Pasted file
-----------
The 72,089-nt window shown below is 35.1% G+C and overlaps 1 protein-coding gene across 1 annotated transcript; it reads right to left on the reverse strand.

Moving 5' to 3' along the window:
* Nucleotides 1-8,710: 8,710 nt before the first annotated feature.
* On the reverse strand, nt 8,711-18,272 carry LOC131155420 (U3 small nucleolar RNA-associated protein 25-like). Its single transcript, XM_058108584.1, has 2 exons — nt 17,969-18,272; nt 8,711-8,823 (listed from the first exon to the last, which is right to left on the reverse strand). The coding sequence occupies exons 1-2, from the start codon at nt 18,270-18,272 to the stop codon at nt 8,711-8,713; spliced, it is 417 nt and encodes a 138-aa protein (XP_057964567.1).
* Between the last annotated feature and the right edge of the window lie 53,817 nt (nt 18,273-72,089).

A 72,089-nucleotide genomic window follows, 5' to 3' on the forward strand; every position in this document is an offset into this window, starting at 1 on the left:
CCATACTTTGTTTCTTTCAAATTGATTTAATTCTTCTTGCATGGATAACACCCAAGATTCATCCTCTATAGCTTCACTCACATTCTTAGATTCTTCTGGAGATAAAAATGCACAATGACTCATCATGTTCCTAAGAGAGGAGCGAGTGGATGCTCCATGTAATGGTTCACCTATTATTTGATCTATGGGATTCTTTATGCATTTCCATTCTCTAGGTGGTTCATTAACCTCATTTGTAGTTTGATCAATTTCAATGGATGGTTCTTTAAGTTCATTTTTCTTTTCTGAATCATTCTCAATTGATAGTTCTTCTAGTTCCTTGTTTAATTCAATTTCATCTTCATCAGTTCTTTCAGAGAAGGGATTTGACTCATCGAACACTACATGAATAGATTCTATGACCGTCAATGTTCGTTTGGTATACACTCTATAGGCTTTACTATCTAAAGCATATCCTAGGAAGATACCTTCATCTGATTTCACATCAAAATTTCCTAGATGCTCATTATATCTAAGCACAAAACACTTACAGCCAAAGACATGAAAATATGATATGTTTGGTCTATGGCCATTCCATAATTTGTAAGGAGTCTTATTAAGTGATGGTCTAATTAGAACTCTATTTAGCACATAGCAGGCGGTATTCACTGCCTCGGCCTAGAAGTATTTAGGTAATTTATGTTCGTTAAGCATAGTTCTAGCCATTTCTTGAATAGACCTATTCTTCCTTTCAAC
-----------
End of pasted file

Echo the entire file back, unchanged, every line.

The 72,089-nt window shown below is 35.1% G+C and overlaps 1 protein-coding gene across 1 annotated transcript; it reads right to left on the reverse strand.

Moving 5' to 3' along the window:
* Nucleotides 1-8,710: 8,710 nt before the first annotated feature.
* On the reverse strand, nt 8,711-18,272 carry LOC131155420 (U3 small nucleolar RNA-associated protein 25-like). Its single transcript, XM_058108584.1, has 2 exons — nt 17,969-18,272; nt 8,711-8,823 (listed from the first exon to the last, which is right to left on the reverse strand). The coding sequence occupies exons 1-2, from the start codon at nt 18,270-18,272 to the stop codon at nt 8,711-8,713; spliced, it is 417 nt and encodes a 138-aa protein (XP_057964567.1).
* Between the last annotated feature and the right edge of the window lie 53,817 nt (nt 18,273-72,089).

A 72,089-nucleotide genomic window follows, 5' to 3' on the forward strand; every position in this document is an offset into this window, starting at 1 on the left:
CCATACTTTGTTTCTTTCAAATTGATTTAATTCTTCTTGCATGGATAACACCCAAGATTCATCCTCTATAGCTTCACTCACATTCTTAGATTCTTCTGGAGATAAAAATGCACAATGACTCATCATGTTCCTAAGAGAGGAGCGAGTGGATGCTCCATGTAATGGTTCACCTATTATTTGATCTATGGGATTCTTTATGCATTTCCATTCTCTAGGTGGTTCATTAACCTCATTTGTAGTTTGATCAATTTCAATGGATGGTTCTTTAAGTTCATTTTTCTTTTCTGAATCATTCTCAATTGATAGTTCTTCTAGTTCCTTGTTTAATTCAATTTCATCTTCATCAGTTCTTTCAGAGAAGGGATTTGACTCATCGAACACTACATGAATAGATTCTATGACCGTCAATGTTCGTTTGGTATACACTCTATAGGCTTTACTATCTAAAGCATATCCTAGGAAGATACCTTCATCTGATTTCACATCAAAATTTCCTAGATGCTCATTATATCTAAGCACAAAACACTTACAGCCAAAGACATGAAAATATGATATGTTTGGTCTATGGCCATTCCATAATTTGTAAGGAGTCTTATTAAGTGATGGTCTAATTAGAACTCTATTTAGCACATAGCAGGCGGTATTCACTGCCTCGGCCTAGAAGTATTTAGGTAATTTATGTTCGTTAAGCATAGTTCTAGCCATTTCTTGAATAGACCTATTCTTCCTTTCAAC